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Very often tables are presented in Excel files in a non-normalized form. I have one such table which I wish to take into (somewhat) First Normal Form using either SQL commands in Access or, preferrably, some feature of Excel or Access. This would make the data more tractable in pivot tables and just about any real application.

Here's an example of the type of conversion that I want to produce, the first table being the one to be converted, and the second being the expected result: Normalizing in Excel or Access to 1NF

edit: Let's also say there are enough dateX columns so that doing manual Union queries isn't practical.

I know I could easily do it with VBA or manually appending the columns, if the table weren't big, but I'm interested about the two possible solutions that I mentioned above.

Thanks a lot!

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If you are open to an add-in and you are using Excel 2013 (maybe also 2010), I'd recommend having a look at Microsoft's PowerQuery addin.

This allows you to do very powerful requerying and reshaping of data from many sources including tables in the source workbook.

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  • Thanks, I wasn't aware of the software. I'll try it out. Your suggestion was pretty much appropriate. However, I'd like to stick to Office's default features. As I said, this could also be solved with VBA, but I'd rather not go that way since this is a common scenario that I have encountered while not using a computer that I control (and thus being unable to install other software or access my macros).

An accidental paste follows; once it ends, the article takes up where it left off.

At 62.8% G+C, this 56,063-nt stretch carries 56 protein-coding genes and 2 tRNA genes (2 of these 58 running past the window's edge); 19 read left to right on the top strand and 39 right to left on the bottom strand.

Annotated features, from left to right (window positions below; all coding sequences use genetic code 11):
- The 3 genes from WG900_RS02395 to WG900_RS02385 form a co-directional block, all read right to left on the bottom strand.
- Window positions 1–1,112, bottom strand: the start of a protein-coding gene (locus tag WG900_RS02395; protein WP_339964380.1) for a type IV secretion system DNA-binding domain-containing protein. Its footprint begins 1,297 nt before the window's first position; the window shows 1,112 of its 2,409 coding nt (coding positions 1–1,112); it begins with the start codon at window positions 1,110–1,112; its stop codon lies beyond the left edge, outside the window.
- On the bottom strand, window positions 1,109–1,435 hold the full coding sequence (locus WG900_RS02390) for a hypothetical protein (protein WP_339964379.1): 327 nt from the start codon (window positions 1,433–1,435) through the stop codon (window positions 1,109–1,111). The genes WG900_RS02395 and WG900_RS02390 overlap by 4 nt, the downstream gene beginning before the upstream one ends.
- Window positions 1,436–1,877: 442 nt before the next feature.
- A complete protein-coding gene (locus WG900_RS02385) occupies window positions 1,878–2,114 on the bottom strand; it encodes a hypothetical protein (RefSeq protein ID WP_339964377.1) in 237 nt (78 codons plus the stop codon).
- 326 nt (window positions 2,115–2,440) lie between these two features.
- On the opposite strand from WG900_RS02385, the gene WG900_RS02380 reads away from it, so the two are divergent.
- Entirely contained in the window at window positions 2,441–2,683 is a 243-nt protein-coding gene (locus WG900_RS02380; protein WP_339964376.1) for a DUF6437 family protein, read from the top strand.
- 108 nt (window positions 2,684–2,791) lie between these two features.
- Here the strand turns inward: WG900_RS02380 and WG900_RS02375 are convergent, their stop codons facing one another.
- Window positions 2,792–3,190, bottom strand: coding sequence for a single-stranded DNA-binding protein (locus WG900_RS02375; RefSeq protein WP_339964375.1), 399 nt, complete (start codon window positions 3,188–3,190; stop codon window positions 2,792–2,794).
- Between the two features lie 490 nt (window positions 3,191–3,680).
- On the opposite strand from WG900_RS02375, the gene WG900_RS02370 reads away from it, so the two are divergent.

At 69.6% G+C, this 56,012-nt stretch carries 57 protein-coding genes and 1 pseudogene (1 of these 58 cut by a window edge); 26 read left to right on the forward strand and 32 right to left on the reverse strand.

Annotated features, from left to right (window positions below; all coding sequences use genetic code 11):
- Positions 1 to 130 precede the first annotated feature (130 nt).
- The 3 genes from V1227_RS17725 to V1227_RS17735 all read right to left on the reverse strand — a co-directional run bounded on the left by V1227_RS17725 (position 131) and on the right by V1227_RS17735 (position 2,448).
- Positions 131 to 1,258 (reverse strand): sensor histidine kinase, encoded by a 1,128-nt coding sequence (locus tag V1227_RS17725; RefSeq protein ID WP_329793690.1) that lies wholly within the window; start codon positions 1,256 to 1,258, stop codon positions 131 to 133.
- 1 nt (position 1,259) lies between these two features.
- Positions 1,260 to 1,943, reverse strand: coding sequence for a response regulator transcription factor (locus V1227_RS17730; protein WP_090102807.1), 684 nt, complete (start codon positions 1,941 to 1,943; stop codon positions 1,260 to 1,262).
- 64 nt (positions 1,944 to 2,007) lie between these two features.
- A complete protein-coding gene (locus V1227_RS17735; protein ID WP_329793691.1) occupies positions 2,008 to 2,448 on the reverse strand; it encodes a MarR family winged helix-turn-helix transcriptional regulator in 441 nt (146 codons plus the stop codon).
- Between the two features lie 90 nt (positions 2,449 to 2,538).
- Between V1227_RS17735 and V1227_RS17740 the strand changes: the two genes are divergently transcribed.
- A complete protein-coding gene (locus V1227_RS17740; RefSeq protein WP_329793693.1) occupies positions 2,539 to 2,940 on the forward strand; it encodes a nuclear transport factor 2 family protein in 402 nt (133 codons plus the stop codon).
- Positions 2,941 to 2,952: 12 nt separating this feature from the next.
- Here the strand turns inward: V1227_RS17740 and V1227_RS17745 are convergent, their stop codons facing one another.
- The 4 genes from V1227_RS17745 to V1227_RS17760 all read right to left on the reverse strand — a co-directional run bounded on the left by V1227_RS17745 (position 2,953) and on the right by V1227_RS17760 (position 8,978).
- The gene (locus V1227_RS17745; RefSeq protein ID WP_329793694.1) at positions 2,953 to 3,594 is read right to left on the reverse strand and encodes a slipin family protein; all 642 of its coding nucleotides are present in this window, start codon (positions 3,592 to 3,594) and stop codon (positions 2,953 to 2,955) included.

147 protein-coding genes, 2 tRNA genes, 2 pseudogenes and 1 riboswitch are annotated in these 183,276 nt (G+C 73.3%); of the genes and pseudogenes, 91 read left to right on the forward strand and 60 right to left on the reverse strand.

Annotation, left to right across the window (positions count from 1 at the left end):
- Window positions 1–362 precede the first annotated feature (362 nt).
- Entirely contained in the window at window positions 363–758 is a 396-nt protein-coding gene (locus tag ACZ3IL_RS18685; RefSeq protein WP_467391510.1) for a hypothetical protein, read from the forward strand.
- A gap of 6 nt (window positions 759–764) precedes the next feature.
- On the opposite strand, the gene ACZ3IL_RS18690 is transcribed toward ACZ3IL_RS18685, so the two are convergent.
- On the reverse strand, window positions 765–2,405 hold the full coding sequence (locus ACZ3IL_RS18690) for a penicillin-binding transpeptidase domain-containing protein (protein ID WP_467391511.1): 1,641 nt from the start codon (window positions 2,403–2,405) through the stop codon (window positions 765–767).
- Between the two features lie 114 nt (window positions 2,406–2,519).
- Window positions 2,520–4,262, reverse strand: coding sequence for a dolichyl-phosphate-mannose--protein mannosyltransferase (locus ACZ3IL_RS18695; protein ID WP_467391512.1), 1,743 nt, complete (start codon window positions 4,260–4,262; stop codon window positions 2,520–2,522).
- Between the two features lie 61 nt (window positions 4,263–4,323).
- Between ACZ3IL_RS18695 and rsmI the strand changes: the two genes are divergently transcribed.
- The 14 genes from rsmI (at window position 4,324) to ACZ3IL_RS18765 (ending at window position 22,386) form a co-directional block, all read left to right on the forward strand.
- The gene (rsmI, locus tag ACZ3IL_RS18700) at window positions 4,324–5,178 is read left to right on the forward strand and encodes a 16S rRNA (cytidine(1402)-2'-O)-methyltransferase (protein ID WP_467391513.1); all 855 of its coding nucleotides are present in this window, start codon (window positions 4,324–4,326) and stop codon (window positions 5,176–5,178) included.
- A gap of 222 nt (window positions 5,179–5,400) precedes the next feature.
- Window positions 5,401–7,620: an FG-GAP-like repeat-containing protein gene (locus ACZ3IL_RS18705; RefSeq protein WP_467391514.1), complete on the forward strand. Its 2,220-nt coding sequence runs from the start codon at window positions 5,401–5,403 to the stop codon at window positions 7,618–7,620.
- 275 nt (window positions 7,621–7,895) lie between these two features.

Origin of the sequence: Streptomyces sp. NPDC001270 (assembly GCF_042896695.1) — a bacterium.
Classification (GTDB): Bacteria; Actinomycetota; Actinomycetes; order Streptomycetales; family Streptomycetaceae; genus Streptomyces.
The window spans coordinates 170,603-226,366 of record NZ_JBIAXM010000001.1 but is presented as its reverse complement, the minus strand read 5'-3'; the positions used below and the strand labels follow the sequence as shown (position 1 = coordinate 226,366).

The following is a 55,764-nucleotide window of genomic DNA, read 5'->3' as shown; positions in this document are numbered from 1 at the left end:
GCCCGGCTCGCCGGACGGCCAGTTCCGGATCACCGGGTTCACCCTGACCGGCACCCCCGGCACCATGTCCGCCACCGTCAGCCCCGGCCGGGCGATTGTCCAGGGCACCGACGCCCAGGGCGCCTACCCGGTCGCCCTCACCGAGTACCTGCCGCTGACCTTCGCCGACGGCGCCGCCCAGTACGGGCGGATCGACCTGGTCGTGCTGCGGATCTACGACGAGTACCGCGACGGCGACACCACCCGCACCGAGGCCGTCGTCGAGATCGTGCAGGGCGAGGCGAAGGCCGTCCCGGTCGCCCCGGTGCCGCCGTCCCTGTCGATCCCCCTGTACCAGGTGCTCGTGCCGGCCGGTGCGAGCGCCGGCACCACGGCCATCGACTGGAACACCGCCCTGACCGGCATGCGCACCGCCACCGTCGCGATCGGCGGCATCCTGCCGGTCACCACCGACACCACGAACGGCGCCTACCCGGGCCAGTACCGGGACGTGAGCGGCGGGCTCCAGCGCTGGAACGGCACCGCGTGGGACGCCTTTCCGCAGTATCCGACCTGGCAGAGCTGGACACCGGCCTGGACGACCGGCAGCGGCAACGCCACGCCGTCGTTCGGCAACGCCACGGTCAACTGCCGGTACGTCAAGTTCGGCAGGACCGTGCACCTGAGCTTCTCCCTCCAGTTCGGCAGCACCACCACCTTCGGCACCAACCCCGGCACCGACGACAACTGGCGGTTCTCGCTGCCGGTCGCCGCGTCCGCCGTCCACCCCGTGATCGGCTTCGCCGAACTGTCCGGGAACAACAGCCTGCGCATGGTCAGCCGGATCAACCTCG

– s_a
    Mar 11 '14 at 23:39
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    I understand and sympathise with the desire to use native features only. It seems though, that Microsoft are making significant changes to Excel and removing features from Access & adding them to Excel. Quite possibly, you need the "Data Model" feature in Excel and I think that this may now be native though very poorly documented. Mar 12 '14 at 8:23
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    Here is an article about using the Excel 2013 built-in data model for doing relationships (joins), it may point you in the right direction. Mar 12 '14 at 8:50
  • I wasn't aware of this features either, everyone seems to have focused on the little things when Excel 2013 came out. I'll think about upgrading.
    – s_a
    Mar 12 '14 at 13:41

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